The mechanism of heel pressure ulcers after hip surgery is not entirely understood. The purpose of this one-group, prospective, repeated-measures design study was to examine how the external pressure of the bed surface affects heel skin oxygen tension in adults on the first 3 days after hip surgery. Transcutaneous oxygen sensors were placed on the plantar surface of each foot, close to the heels. Measures were taken on room air and with an oxygen challenge with the heels (1) suspended above the bed surface (preload), (2) on the bed surface for 15 minutes (loading), and (3) again suspended above the bed surface for 15 minutes (unloading). Eighteen hip surgery patients (mean age 58.3±16.1 years) from two hospitals participated. When compared with preload on room air, both loading and unloading on all 3 days resulted in a reduction in heel oxygen tension bilaterally (p<0.001). Heel oxygenation decreased without the anticipated hyperemic response, raising the question of whether this is a sign of increased pressure ulcer risk. Further work is needed to understand why this short period of external pressure results in decreased oxygenation and why oxygen tension does not return to baseline when pressure is removed.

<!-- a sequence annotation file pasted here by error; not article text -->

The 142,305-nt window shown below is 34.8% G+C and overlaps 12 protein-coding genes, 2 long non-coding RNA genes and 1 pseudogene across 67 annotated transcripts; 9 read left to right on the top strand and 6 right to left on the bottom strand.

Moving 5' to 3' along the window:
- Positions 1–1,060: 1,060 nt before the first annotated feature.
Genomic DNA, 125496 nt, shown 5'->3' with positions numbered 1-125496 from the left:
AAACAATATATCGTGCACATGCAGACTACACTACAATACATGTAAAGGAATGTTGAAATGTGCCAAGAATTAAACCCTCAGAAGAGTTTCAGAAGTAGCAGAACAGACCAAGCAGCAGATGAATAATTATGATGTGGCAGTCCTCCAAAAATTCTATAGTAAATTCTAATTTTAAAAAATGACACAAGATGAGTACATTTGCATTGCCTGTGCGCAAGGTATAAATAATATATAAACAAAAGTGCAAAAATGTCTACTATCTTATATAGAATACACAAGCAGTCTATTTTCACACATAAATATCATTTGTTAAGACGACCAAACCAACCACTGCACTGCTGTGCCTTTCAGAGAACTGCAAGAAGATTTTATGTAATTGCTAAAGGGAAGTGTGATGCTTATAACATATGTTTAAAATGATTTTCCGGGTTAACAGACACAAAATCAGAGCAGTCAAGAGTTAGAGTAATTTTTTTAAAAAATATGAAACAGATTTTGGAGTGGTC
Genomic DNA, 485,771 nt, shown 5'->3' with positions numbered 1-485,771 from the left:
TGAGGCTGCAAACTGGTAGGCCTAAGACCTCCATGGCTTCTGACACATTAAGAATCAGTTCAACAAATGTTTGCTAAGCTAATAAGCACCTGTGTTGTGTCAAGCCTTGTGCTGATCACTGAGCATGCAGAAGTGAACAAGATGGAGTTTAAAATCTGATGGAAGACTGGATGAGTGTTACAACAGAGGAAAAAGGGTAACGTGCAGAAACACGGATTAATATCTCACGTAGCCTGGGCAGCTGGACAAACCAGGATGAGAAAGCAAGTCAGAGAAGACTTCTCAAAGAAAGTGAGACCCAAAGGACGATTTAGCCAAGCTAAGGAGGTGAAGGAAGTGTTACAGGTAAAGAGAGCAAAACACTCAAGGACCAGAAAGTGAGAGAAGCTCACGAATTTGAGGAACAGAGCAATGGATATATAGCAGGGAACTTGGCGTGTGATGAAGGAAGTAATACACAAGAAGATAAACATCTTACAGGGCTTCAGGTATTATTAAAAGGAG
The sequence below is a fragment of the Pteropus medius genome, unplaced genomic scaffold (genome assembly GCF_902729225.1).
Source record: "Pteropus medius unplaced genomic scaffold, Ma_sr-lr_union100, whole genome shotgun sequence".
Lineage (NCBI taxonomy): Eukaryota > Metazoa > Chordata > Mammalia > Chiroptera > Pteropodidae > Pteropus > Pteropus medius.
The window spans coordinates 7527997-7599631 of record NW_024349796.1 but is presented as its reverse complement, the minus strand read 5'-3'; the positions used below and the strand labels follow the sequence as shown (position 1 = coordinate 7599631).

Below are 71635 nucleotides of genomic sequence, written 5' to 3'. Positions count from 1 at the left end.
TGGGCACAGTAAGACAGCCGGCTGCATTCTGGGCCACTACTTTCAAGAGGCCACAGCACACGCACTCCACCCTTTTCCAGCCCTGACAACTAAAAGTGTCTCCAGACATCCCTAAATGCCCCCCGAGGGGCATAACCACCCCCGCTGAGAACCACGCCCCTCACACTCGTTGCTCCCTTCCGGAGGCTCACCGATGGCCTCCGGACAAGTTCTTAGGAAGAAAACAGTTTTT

Vivian K. Wong, N. A. Stotts, H. W. Hopf, E. S. Froelicher, and G. A. Dowling. "How heel oxygenation changes under pressure" Wound Repair & Regeneration (2007): 786-794. doi:10.1111/j.1524-475X.2007.00309.x